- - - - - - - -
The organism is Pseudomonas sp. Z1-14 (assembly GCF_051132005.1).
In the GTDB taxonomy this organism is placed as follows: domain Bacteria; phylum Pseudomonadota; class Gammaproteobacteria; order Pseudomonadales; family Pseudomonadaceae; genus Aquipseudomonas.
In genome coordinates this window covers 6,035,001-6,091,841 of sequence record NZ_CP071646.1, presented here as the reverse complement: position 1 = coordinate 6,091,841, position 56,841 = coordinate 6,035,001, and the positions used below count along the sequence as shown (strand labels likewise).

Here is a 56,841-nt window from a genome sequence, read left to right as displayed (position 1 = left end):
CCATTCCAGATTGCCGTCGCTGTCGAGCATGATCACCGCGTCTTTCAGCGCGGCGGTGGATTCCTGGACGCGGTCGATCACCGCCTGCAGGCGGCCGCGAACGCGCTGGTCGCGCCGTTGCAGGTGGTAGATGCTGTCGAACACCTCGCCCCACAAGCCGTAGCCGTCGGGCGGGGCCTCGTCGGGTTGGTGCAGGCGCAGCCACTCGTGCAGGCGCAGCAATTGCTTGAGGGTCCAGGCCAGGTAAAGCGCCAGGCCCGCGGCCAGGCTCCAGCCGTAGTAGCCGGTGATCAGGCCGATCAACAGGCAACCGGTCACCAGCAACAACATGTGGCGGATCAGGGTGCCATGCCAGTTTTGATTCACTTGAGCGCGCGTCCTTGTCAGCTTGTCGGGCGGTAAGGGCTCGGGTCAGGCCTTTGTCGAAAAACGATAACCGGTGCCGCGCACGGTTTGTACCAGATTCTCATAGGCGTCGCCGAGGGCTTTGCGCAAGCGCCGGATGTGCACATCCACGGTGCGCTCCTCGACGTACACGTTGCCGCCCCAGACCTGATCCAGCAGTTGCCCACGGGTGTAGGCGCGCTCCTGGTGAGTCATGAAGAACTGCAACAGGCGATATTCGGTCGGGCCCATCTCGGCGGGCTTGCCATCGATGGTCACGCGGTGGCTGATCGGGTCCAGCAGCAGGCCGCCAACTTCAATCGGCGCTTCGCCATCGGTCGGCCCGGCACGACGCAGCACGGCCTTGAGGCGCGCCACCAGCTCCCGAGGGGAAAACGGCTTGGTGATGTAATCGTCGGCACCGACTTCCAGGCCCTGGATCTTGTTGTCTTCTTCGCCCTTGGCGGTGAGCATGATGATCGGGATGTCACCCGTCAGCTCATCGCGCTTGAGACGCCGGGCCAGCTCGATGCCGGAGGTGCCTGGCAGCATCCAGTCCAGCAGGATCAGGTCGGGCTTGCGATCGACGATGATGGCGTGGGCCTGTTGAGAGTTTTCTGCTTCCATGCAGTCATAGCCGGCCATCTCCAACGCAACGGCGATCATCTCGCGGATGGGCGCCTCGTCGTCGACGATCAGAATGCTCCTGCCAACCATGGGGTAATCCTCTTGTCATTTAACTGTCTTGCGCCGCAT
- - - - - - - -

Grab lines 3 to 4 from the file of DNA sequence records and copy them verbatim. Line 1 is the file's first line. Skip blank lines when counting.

In genome coordinates this window covers 6,035,001-6,091,841 of sequence record NZ_CP071646.1, presented here as the reverse complement: position 1 = coordinate 6,091,841, position 56,841 = coordinate 6,035,001, and the positions used below count along the sequence as shown (strand labels likewise).

Here is a 56,841-nt window from a genome sequence, read left to right as displayed (position 1 = left end):